Claims that the Labour Party has a problem with anti-Semitism are “complete rubbish”, according to Ken Livingstone.

The former London mayor told the Ham and High that he has “never heard anyone in the party say something anti-Semitic in nearly 50 years and it is not happening on a grassroots level”.

He utilised the same argument when dismissing the anti-Semitism controversy at Oxford University Labour Club in February.

Livingstone, who was suspended from office in 2006 after comparing a Jewish journalist to a concentration camp guard, added: “Anyone who criticises the Israeli government is getting smeared as being anti-Semitic.”

The divisive left-winger was responding to comments made by Labour’s shadow commons leader Chris Bryant, who said that anti-semitism “threatens the soul” of the party.

Despite Livingstone’s claims, the party’s National Executive Committee has suspended and expelled several members for anti-Semitic comments on social media.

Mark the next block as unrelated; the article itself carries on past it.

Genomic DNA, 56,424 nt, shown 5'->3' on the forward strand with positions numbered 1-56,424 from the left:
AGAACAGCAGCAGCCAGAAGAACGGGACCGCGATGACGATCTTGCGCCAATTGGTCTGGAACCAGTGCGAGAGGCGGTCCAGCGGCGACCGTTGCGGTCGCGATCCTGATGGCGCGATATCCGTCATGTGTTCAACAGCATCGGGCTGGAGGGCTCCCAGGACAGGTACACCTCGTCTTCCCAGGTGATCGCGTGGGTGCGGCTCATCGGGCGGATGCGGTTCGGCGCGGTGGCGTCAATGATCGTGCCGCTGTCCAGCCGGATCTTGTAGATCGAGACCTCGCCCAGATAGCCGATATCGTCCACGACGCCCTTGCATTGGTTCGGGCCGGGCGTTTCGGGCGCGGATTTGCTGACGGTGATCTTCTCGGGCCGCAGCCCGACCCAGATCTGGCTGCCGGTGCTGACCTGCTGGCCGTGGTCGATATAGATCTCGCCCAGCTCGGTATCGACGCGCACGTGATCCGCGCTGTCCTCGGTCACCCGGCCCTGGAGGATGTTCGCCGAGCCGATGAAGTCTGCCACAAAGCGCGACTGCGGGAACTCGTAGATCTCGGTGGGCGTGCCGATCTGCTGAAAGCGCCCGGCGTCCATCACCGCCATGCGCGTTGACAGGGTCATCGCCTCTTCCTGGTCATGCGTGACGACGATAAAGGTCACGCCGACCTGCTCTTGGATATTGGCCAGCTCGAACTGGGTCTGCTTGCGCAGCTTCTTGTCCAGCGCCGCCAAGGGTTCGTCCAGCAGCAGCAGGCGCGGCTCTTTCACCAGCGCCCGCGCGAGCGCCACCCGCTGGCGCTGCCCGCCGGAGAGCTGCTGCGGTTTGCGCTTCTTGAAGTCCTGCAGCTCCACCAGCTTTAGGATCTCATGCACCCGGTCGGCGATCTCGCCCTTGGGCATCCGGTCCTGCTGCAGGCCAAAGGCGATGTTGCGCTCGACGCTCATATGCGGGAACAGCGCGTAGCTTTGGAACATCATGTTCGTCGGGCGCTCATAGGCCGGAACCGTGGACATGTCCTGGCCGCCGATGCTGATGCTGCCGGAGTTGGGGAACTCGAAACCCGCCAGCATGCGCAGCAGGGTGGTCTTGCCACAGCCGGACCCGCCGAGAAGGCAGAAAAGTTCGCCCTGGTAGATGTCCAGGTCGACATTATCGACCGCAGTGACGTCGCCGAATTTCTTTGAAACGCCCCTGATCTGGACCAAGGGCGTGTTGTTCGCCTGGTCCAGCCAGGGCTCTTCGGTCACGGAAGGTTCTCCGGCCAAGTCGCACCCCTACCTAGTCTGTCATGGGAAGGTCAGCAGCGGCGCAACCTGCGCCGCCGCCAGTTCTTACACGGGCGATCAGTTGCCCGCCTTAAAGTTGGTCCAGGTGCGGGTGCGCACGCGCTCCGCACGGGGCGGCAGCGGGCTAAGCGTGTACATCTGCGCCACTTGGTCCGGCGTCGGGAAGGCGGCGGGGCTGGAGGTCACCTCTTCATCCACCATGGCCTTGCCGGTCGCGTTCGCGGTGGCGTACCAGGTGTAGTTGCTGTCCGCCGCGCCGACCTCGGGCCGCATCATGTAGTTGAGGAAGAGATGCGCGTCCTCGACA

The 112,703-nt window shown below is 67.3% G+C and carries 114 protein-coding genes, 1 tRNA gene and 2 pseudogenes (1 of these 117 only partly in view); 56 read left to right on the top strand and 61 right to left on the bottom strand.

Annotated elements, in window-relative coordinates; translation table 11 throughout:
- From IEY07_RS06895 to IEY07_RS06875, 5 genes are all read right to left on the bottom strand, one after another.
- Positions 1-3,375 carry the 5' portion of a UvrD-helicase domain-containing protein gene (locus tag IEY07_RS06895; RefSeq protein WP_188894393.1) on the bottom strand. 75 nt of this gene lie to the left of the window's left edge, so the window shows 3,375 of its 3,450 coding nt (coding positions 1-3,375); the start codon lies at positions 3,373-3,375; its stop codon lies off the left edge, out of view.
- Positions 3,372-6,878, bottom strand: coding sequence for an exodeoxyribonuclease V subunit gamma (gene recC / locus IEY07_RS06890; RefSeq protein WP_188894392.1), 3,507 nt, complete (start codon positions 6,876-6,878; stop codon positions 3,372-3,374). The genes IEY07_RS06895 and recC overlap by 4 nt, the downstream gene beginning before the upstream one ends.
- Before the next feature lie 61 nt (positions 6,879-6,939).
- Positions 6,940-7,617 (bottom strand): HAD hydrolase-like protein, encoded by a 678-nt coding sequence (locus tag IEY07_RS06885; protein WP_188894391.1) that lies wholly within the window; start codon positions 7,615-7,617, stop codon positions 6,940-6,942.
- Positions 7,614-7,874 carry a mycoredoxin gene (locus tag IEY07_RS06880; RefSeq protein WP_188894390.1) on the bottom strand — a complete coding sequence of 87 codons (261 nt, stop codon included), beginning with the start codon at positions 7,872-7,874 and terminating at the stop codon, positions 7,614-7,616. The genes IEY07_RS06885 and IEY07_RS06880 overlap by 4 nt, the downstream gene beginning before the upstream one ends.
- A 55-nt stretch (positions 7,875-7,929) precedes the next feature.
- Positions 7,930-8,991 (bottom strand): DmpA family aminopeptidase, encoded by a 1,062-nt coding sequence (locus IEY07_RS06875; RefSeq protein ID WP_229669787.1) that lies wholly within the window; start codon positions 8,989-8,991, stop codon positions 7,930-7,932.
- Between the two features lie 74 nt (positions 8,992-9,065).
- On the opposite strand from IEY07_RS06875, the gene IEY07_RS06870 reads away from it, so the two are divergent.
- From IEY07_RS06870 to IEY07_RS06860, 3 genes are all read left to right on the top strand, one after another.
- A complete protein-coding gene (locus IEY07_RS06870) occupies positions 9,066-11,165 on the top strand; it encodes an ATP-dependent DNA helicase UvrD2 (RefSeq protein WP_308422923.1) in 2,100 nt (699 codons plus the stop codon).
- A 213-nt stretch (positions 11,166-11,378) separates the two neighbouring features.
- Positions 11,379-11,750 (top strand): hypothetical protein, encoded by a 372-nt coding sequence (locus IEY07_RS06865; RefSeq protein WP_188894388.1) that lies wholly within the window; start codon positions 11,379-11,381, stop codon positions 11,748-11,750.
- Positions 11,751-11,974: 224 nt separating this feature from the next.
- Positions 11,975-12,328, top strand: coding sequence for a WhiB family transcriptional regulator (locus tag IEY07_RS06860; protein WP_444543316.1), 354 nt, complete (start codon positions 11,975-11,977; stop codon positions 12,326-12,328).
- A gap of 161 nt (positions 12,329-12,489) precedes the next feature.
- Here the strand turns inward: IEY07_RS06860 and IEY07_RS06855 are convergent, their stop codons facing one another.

Among them is Aysegul Gurbuz, a councillor for Luton’s High Town ward who tweeted that Hitler was “the greatest man in history”. She has been suspended pending an investigation.

Vicki Kirby, the party’s former parliamentary candidate for Woking, was readmitted as a member despite posting a series of “utterly vile” tweets in which she called Hitler “the Zionist god” and suggested that ISIS ought to attack Israel.

And last month Trotskyist Gerry Downing had his membership of the party revoked for the second time, after using a BBC TV appearance to lambast “billionaire Zionist politicians” and “Israel’s heinous crimes”.

It has since emerged that a rule chance could see Labour members found guilty of anti-Semitism permanently excluded from the party.

The Jewish Labour Movement has complained that there are “no clear provisions” to enable automatic exclusions for any form of racism – and that “supporting another party, in the eyes of the rulebook, is a much worse offence than racism”.